Music We Love: Mink Coats Release "Cashed Hits" EP

  Photo by Autumn Taylor-Anttila

Photo by Autumn Taylor-Anttila

Mink Coats stepped onto the Denton scene just a few years ago, but in that short period of time they’ve become DFW darlings. At their inception they were known for their psychedelic, surf-tinged riffs and groovy melodies. On this, the day of their latest EP release, those sounds are still there—and there are some fresh sounds too.

Bassist Spencer Jones has some insight into the differences faithful listeners might catch. “The songs got a bit heavier, more driven. That maybe has to do with dropping the keys and bringing another guitar into the situation,” he says, referring to the band’s two new members, drummer Trent Reeves and guitarist Taylor Copeland. Reeves’ background is steeped in punk and hardcore, which Jones says has helped to bring the heavy; Copeland’s use of pedals and tone variation account for the distinctly technical and elongated instrumental breaks. (“He’s a tech wizard,” Jones laughs.) The tracks also owe much polish, detail, and some keyboard work to Brack Cantrell, the founder and head engineer at Denton’s very own Dojo Baby Records, where the whole thing was recorded. “Brack is a huge part of this. It would be totally different without him,” Reeves says.

Cashed Hits is just four tracks long, but packs a witty, often frustrated punch. “Apathy” came out of a rough patch in lead singer and guitarist Jared Starcher’s personal life that left him struggling to create and feeling, yes, a little apathetic, he says. Ironically, it’s hard to call up another song that discusses that emotion so dynamically. Apathetic feeling is personified in this track, and Starcher serenades it: “The roots run deep / Into the ground under my feet / I can’t sleep / When you’re here with me.” “Greasy Dan,” the EP’s other character-driven track, was inspired while Starcher—a professional driver—was on the clock on I-35. “I saw people’s habits on the road, which are kind of similar to people’s habits behind a computer screen. Everyone’s anonymous, you get away with whatever you want,” Starcher says. Greasy Dan is the sum total of all those instances, a tobacco-stained, savage guy who writes nasty notes on bathroom stalls.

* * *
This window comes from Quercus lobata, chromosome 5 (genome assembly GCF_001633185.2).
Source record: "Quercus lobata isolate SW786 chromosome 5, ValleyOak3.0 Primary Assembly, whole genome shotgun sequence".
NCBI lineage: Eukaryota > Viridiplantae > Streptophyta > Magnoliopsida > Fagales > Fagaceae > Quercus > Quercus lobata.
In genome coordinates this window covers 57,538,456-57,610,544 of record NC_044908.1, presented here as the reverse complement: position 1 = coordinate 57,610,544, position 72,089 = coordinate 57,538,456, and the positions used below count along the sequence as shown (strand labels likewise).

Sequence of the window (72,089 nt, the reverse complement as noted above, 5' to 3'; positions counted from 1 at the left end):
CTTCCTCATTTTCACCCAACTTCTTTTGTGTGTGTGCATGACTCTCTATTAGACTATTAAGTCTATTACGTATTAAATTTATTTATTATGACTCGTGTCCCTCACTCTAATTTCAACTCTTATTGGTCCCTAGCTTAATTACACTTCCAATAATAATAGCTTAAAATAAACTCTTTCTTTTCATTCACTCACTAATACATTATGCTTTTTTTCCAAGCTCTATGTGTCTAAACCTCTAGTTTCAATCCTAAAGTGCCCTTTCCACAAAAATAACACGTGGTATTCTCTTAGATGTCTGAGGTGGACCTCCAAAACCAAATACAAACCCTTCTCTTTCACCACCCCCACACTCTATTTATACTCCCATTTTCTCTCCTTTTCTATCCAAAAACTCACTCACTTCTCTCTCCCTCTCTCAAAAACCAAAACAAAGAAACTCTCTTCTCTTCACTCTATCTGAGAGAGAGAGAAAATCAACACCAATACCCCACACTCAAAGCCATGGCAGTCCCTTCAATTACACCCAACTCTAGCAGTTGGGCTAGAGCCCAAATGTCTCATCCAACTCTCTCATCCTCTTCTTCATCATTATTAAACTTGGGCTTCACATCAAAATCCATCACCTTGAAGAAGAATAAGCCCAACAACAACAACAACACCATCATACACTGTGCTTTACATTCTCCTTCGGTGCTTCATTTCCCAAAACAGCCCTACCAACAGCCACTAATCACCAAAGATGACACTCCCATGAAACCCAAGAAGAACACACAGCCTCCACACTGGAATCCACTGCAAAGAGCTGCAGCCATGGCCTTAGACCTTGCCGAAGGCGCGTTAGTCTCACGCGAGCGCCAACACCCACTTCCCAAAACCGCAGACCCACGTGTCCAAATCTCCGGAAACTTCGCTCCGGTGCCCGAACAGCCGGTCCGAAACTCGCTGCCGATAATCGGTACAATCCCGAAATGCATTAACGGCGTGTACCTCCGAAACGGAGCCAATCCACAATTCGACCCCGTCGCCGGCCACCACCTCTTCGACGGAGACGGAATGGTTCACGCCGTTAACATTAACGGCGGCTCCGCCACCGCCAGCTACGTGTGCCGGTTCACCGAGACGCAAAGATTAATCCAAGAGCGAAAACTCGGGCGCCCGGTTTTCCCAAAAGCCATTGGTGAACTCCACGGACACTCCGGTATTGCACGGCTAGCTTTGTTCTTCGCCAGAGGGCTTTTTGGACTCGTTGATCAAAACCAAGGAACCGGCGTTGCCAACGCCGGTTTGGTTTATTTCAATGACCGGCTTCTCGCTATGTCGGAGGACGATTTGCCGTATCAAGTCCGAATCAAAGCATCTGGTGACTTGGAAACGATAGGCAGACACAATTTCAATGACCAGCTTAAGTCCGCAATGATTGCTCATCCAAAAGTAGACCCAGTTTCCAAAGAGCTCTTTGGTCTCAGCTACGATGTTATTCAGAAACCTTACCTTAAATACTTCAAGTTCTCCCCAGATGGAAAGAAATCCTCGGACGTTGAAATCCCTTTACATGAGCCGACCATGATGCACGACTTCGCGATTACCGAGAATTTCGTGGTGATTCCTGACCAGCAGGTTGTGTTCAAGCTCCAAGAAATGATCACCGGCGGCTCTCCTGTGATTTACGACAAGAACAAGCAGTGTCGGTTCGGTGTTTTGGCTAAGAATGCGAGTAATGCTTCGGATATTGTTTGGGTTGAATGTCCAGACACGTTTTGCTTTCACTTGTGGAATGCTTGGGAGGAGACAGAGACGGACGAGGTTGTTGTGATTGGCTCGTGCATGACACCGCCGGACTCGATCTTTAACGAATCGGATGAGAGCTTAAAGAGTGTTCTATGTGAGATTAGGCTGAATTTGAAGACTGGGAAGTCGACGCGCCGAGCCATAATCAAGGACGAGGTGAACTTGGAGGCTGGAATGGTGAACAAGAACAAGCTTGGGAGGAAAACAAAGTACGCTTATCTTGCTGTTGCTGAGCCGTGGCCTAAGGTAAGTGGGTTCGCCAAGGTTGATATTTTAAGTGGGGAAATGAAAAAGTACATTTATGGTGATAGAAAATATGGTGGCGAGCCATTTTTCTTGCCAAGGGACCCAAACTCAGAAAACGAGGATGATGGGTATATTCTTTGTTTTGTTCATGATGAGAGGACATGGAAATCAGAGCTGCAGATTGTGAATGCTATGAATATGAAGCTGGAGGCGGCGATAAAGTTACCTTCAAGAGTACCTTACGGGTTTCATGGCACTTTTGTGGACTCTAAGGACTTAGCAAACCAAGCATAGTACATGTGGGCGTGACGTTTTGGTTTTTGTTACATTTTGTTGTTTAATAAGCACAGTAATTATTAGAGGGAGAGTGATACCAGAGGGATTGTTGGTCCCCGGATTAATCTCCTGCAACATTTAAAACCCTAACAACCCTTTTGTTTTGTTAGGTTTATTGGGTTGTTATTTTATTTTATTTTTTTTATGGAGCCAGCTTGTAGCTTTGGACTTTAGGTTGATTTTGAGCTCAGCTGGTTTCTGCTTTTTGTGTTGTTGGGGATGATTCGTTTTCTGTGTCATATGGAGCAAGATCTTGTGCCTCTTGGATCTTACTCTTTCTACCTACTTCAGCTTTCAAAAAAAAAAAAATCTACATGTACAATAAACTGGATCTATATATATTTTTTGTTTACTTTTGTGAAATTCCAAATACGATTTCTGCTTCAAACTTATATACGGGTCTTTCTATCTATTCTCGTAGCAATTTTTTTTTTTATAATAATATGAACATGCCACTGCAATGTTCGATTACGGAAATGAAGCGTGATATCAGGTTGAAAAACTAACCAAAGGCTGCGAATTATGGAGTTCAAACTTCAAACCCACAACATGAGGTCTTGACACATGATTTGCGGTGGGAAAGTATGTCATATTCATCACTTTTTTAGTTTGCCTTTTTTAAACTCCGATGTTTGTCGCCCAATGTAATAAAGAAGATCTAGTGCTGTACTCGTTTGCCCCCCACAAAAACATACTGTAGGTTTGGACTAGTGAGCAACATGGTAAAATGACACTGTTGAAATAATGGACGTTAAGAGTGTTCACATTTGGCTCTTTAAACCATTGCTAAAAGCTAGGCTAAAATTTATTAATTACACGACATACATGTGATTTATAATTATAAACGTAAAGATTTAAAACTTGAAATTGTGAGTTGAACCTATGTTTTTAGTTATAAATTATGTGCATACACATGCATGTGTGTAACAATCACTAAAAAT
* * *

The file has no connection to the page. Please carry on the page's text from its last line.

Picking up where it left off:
When taken all together, Cashed Hits has an almost apocalyptic edge to it. It’s the perfect blend of Starcher’s biting social commentary and the gritty garage feel of the songs. Each track is simultaneously song-of-the week material and a flippant fuck-you—like a dare. “Life’s a drag, so take one / Swallow your Shangri-La,” Starcher taunts in “Chemical Lobotomy.” This record is not passive listening. It leaves its audience with a couple of choices: get blackout drunk and rowdy, or sit still, nod your head, and think on it. For a first listen, Copeland suggests the latter. “There’s a richness to the songs that you don’t get the first time,” he says.

Mink Coats play Oaktopia on September 23rd at Andy’s. Until then, you can catch them this Friday at The Doublewide in Dallas, or at J&J’s on Sunday the 14th for the basement's final show. They’re taking time off to regroup and write, so expect to hear even more new stuff from them soon. “Be on the lookout for some new shit, ‘cuz it’s coming,” Jones says with a grin. We can’t wait.

Album art by Billie Buck
Header image created by Shaina Sheaff